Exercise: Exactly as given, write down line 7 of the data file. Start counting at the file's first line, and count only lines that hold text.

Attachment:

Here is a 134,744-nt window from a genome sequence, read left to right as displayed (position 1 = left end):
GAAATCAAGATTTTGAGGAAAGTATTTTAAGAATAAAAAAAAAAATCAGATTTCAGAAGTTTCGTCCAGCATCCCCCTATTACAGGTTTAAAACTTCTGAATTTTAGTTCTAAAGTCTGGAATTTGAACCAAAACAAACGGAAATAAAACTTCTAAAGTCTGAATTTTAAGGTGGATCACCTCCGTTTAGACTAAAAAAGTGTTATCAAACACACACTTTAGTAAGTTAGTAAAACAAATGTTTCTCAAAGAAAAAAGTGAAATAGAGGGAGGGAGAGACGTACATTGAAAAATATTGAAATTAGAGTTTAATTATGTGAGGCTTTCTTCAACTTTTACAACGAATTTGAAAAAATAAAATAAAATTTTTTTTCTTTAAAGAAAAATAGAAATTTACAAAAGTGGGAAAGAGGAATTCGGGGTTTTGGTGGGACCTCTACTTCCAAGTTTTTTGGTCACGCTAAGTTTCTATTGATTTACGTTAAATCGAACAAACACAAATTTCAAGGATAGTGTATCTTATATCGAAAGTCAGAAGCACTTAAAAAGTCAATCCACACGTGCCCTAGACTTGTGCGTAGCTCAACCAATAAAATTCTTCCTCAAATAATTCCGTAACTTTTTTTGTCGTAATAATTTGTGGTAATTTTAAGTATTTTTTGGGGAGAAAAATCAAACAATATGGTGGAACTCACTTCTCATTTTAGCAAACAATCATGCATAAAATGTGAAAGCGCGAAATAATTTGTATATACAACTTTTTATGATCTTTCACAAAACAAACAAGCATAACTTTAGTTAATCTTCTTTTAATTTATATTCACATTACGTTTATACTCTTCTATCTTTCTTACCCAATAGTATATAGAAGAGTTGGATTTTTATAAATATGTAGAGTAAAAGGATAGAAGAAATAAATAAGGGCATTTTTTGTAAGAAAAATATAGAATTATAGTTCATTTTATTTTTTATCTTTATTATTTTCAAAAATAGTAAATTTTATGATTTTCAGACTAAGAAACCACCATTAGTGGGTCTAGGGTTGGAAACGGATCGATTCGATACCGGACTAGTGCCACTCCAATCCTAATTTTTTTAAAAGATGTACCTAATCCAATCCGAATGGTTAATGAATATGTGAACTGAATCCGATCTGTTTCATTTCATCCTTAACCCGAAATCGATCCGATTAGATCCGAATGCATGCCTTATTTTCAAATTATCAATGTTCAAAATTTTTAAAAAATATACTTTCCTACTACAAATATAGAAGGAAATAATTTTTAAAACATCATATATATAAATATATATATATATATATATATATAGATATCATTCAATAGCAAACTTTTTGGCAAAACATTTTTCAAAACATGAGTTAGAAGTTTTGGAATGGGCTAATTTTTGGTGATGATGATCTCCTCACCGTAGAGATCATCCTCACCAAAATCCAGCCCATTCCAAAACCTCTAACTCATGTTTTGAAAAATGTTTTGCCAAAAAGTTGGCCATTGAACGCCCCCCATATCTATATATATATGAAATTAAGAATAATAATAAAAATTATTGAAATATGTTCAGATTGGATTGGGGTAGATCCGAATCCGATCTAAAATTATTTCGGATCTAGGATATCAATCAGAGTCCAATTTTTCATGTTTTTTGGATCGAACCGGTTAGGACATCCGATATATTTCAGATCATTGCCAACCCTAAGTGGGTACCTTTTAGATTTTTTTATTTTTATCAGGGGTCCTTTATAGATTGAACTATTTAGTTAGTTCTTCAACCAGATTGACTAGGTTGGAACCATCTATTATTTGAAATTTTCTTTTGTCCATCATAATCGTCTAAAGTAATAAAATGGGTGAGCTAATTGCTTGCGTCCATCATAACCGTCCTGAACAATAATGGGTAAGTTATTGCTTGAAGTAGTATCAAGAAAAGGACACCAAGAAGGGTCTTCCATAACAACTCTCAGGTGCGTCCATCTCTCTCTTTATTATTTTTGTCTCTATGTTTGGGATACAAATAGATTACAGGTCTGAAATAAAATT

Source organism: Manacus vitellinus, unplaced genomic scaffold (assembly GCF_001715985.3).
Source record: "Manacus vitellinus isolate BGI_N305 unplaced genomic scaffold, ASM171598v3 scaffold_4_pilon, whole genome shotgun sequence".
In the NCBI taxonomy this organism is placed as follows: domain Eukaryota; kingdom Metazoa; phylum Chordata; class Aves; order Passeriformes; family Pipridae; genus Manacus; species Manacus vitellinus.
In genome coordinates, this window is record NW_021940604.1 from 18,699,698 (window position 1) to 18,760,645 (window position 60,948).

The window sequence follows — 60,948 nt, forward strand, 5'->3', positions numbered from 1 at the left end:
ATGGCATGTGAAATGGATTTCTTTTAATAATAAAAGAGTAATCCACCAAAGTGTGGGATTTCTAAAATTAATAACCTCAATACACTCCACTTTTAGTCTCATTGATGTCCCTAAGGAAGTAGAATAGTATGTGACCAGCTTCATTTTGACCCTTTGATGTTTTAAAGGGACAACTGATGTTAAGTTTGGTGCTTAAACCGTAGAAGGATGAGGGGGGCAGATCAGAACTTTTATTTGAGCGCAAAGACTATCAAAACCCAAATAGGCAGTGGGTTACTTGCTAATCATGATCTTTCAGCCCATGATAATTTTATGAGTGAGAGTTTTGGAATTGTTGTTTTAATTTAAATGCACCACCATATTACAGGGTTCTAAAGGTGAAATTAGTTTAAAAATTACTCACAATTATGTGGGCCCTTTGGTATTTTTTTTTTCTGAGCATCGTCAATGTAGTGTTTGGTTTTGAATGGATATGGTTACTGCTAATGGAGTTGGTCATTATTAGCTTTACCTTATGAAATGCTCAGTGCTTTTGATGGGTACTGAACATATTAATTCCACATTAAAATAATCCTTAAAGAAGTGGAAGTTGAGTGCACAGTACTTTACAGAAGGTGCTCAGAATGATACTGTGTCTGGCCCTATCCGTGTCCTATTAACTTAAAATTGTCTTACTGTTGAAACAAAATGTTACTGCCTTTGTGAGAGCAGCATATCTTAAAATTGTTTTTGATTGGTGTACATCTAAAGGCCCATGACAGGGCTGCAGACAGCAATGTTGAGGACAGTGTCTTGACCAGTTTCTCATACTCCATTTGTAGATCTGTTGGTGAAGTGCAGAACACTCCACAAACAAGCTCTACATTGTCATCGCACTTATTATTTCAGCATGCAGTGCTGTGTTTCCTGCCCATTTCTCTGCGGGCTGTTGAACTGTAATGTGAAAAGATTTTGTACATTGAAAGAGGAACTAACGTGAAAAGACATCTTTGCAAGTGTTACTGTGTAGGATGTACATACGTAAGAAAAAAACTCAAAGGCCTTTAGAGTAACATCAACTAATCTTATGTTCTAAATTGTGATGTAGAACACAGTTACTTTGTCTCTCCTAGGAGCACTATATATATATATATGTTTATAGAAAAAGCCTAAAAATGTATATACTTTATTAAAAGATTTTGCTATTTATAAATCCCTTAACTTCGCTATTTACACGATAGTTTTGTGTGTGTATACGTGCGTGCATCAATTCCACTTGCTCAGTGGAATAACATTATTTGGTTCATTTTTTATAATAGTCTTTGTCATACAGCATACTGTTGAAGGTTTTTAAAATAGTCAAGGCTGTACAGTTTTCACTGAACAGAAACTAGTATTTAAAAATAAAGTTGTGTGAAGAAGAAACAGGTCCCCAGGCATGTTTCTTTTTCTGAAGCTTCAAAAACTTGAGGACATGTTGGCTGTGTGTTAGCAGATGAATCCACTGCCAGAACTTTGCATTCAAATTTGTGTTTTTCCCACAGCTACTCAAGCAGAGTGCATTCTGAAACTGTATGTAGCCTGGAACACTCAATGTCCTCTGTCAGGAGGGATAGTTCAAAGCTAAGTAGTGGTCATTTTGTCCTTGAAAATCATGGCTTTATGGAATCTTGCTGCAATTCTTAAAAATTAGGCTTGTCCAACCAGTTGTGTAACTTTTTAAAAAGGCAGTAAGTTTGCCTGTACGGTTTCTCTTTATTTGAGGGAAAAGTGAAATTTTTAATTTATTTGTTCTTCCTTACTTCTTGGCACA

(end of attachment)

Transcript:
The window sequence follows — 60,948 nt, forward strand, 5'->3', positions numbered from 1 at the left end: